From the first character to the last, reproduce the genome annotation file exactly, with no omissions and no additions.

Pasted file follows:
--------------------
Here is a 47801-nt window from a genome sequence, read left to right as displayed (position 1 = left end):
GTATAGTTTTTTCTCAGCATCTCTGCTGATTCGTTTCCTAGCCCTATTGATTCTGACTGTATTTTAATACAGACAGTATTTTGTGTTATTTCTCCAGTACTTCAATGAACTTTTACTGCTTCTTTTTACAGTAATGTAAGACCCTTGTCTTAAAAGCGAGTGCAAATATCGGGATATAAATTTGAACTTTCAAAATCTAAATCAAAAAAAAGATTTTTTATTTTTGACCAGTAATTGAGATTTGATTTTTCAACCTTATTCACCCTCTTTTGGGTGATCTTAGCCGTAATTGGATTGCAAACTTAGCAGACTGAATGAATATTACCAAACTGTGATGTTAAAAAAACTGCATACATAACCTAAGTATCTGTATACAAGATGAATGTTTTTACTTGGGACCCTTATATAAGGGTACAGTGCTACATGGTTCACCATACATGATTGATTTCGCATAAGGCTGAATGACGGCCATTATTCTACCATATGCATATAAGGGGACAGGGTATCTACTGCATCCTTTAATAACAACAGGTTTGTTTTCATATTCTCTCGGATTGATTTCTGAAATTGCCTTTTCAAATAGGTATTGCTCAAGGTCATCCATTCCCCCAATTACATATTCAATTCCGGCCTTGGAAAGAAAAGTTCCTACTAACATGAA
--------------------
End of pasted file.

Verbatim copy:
Here is a 47801-nt window from a genome sequence, read left to right as displayed (position 1 = left end):
GTATAGTTTTTTCTCAGCATCTCTGCTGATTCGTTTCCTAGCCCTATTGATTCTGACTGTATTTTAATACAGACAGTATTTTGTGTTATTTCTCCAGTACTTCAATGAACTTTTACTGCTTCTTTTTACAGTAATGTAAGACCCTTGTCTTAAAAGCGAGTGCAAATATCGGGATATAAATTTGAACTTTCAAAATCTAAATCAAAAAAAAGATTTTTTATTTTTGACCAGTAATTGAGATTTGATTTTTCAACCTTATTCACCCTCTTTTGGGTGATCTTAGCCGTAATTGGATTGCAAACTTAGCAGACTGAATGAATATTACCAAACTGTGATGTTAAAAAAACTGCATACATAACCTAAGTATCTGTATACAAGATGAATGTTTTTACTTGGGACCCTTATATAAGGGTACAGTGCTACATGGTTCACCATACATGATTGATTTCGCATAAGGCTGAATGACGGCCATTATTCTACCATATGCATATAAGGGGACAGGGTATCTACTGCATCCTTTAATAACAACAGGTTTGTTTTCATATTCTCTCGGATTGATTTCTGAAATTGCCTTTTCAAATAGGTATTGCTCAAGGTCATCCATTCCCCCAATTACATATTCAATTCCGGCCTTGGAAAGAAAAGTTCCTACTAACATGAA